Continuity (fiction)  

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Train wreck at Montparnasse (October 22, 1895) by Studio Lévy and Sons.
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Train wreck at Montparnasse (October 22, 1895) by Studio Lévy and Sons.

In fiction, continuity is consistency of the characteristics of persons, plot, objects, places and events seen by the reader or viewer. It is of relevance to several media.

Continuity is particularly a concern in the production of film and television due to the difficulty of rectifying an error in continuity after shooting has completed, although it also applies to other art forms, including novels, comics, anime, videogames and animation, though usually on a much broader scale.

Most productions have a script supervisor on hand whose job is to pay attention to and attempt to maintain continuity across the chaotic and typically non-linear production shoot. This takes the form of a large amount of paperwork, photographs, and attention to and memory of large quantities of detail, some of which is sometimes assembled into the story bible for the production. It usually regards factors both within the scene and often even technical details including meticulous records of camera positioning and equipment settings. The use of a Polaroid camera was standard but has since been replaced by the advent of digital cameras. All of this is done so that ideally all related shots can match, despite perhaps parts being shot thousands of miles and several months apart. It is a less conspicuous job, though, because if done perfectly, no one will ever notice.

In comic books, continuity has also come to mean a set of contiguous events, sometimes said to be "set in the same universe" (see fictional crossover) or "separate universes" (see intercompany crossover).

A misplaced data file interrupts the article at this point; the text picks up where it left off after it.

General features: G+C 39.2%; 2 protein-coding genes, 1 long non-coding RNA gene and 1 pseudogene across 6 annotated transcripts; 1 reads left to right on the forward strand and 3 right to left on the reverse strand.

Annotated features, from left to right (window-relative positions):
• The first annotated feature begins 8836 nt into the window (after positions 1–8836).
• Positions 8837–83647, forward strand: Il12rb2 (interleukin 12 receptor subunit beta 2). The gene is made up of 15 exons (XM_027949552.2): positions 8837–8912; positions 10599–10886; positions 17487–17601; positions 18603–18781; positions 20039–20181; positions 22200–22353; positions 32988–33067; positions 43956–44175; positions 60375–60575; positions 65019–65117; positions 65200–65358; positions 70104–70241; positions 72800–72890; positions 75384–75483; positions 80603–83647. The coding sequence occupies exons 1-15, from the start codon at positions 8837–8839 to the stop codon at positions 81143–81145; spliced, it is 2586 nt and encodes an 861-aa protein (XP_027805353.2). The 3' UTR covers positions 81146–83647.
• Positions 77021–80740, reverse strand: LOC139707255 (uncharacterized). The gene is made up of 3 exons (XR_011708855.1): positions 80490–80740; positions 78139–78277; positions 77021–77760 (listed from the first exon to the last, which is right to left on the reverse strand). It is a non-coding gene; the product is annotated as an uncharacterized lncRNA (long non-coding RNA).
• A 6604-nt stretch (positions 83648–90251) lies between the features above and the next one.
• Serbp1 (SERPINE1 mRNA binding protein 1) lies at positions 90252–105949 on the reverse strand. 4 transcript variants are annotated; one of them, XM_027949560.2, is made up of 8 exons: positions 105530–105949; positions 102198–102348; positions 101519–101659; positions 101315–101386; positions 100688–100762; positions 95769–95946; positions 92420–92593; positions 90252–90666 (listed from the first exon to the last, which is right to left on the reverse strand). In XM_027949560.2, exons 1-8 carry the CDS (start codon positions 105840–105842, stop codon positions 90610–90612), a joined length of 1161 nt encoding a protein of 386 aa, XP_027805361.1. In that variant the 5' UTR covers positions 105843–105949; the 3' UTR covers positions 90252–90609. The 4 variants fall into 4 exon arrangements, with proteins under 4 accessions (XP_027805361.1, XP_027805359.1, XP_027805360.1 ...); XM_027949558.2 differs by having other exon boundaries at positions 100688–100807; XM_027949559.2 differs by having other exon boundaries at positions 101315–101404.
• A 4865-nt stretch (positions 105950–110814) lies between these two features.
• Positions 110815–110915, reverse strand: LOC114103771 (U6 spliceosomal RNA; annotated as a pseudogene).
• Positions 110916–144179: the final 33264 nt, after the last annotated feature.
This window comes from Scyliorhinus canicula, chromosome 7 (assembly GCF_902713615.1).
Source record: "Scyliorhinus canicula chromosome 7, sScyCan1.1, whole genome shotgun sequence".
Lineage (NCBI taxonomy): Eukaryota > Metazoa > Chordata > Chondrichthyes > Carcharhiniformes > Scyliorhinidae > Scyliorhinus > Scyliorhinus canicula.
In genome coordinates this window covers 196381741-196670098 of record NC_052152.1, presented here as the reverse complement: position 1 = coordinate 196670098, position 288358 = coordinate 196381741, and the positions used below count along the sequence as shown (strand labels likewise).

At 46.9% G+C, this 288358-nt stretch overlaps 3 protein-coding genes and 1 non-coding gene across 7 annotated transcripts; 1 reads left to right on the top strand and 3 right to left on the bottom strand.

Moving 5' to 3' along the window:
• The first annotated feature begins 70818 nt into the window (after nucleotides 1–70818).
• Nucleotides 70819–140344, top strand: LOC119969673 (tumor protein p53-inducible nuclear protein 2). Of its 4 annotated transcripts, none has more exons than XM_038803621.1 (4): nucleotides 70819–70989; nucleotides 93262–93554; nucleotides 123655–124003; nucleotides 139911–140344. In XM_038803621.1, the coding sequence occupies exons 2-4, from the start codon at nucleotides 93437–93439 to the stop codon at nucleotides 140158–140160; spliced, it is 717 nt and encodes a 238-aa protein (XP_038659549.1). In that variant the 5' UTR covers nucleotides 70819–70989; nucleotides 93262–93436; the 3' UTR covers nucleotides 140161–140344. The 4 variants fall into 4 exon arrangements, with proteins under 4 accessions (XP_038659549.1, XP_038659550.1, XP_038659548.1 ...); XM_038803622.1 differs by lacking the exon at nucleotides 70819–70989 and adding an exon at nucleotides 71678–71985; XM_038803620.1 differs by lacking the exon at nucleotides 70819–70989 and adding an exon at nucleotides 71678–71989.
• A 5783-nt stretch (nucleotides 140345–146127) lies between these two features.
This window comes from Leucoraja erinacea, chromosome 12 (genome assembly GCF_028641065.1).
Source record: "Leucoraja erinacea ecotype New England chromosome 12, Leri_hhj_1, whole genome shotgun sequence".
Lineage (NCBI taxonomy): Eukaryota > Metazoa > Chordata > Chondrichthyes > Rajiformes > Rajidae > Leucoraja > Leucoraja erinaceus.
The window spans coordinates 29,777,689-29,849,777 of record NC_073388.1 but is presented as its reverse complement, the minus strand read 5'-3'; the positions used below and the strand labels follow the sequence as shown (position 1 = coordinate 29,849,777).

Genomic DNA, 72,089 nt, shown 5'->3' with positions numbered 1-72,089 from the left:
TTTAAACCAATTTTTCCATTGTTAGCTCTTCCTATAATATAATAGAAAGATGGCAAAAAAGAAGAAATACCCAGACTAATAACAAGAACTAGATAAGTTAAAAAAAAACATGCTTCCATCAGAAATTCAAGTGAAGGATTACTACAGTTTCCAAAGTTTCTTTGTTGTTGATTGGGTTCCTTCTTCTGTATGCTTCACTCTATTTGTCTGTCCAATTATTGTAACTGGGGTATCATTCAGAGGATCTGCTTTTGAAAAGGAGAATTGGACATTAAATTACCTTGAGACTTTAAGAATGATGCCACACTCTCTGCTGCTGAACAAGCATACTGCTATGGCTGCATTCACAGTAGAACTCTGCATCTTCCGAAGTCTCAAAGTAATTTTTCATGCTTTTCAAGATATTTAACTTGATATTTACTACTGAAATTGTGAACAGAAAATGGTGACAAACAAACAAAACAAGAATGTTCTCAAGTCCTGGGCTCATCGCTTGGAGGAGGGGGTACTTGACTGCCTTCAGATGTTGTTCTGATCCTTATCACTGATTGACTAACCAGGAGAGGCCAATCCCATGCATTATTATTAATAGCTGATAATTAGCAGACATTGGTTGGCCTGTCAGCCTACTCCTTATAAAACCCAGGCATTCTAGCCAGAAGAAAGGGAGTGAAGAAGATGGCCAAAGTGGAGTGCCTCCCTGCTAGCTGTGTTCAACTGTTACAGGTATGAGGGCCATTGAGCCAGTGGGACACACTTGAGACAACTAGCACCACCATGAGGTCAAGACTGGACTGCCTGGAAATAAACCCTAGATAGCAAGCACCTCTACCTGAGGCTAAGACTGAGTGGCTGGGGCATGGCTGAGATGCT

Today, maintaining strong plot and character continuity is also a high priority for many writers of long-running television series.

Homeric Nod

Homeric nod (sometimes heard as 'Even Homer nods') is a continuity error. It has its origins in Homeric epic.

The proverbial phrase for it was coined by the Roman poet Horace in his Ars poetica:

... et idem
indignor quandoque bonus dormitat Homerus
... and yet I also become annoyed whenever the great Homer nods off.

There are numerous continuity errors in Homer that resemble "nods", as for example:

  • In Iliad he is still alive to witness the death of his son.
  • In Iliad 9.165-93 three characters, Phoinix, Odysseus, and Aias set out on an embassy to Achilleus; however, at line 182 the poet uses a verb in the dual form to indicate that there are only two people going; at lines 185ff. verbs in the plural form are used, indicating more than two; but another dual verb appears at line 192 ("the two of them came forward").

In modern Homeric scholarship many of Homer's "nods" are explicable as the consequences of the poem being retold and improvised by generations of oral poets. So in the second case cited above, it is likely that two different versions are being conflated: one version with an embassy of three people, another with just two people.

Alexander Pope was inclined to give Homeric nods the benefit of the doubt:

Those oft are Stratagems which Errors seem,
Nor is it Homer Nods, but We that Dream. - Essay on Criticism

Modern usage

In his online column, Best of The Web Today, James Taranto of The Wall Street Journal often uses the phrase "Homer Nods" as the title of a retraction or correction.




Unless indicated otherwise, the text in this article is either based on Wikipedia article "Continuity (fiction)" or another language Wikipedia page thereof used under the terms of the GNU Free Documentation License; or on original research by Jahsonic and friends. See Art and Popular Culture's copyright notice.

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